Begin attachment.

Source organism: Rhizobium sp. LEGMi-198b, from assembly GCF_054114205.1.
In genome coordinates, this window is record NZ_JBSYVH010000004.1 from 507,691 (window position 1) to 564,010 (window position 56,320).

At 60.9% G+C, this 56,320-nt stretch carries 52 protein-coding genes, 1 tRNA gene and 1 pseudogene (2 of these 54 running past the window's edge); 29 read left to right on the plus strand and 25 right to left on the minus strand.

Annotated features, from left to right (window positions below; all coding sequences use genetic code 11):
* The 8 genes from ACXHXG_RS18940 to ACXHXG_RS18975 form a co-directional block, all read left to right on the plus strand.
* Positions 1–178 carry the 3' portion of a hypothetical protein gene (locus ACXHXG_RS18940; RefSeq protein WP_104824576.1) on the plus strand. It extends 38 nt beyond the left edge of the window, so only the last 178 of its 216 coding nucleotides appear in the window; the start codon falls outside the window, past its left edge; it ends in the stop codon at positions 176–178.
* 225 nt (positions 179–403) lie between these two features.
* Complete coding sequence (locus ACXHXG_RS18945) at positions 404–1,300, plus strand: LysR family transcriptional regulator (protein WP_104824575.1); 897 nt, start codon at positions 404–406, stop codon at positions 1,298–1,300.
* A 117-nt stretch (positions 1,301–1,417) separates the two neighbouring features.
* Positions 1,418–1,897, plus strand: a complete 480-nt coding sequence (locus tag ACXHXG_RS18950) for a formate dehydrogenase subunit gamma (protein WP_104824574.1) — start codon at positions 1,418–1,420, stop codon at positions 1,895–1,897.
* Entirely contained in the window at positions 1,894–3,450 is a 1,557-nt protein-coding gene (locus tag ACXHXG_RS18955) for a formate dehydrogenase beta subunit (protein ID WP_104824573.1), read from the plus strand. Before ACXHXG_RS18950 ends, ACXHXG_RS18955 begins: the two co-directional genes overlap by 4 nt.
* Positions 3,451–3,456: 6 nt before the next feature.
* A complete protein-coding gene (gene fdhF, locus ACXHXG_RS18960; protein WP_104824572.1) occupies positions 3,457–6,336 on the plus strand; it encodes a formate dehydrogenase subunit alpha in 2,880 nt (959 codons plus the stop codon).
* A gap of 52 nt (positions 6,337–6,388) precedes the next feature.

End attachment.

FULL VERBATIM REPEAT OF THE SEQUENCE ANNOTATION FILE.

Source organism: Rhizobium sp. LEGMi-198b, from assembly GCF_054114205.1.
In genome coordinates, this window is record NZ_JBSYVH010000004.1 from 507,691 (window position 1) to 564,010 (window position 56,320).

At 60.9% G+C, this 56,320-nt stretch carries 52 protein-coding genes, 1 tRNA gene and 1 pseudogene (2 of these 54 running past the window's edge); 29 read left to right on the plus strand and 25 right to left on the minus strand.

Annotated features, from left to right (window positions below; all coding sequences use genetic code 11):
* The 8 genes from ACXHXG_RS18940 to ACXHXG_RS18975 form a co-directional block, all read left to right on the plus strand.
* Positions 1–178 carry the 3' portion of a hypothetical protein gene (locus ACXHXG_RS18940; RefSeq protein WP_104824576.1) on the plus strand. It extends 38 nt beyond the left edge of the window, so only the last 178 of its 216 coding nucleotides appear in the window; the start codon falls outside the window, past its left edge; it ends in the stop codon at positions 176–178.
* 225 nt (positions 179–403) lie between these two features.
* Complete coding sequence (locus ACXHXG_RS18945) at positions 404–1,300, plus strand: LysR family transcriptional regulator (protein WP_104824575.1); 897 nt, start codon at positions 404–406, stop codon at positions 1,298–1,300.
* A 117-nt stretch (positions 1,301–1,417) separates the two neighbouring features.
* Positions 1,418–1,897, plus strand: a complete 480-nt coding sequence (locus tag ACXHXG_RS18950) for a formate dehydrogenase subunit gamma (protein WP_104824574.1) — start codon at positions 1,418–1,420, stop codon at positions 1,895–1,897.
* Entirely contained in the window at positions 1,894–3,450 is a 1,557-nt protein-coding gene (locus tag ACXHXG_RS18955) for a formate dehydrogenase beta subunit (protein ID WP_104824573.1), read from the plus strand. Before ACXHXG_RS18950 ends, ACXHXG_RS18955 begins: the two co-directional genes overlap by 4 nt.
* Positions 3,451–3,456: 6 nt before the next feature.
* A complete protein-coding gene (gene fdhF, locus ACXHXG_RS18960; protein WP_104824572.1) occupies positions 3,457–6,336 on the plus strand; it encodes a formate dehydrogenase subunit alpha in 2,880 nt (959 codons plus the stop codon).
* A gap of 52 nt (positions 6,337–6,388) precedes the next feature.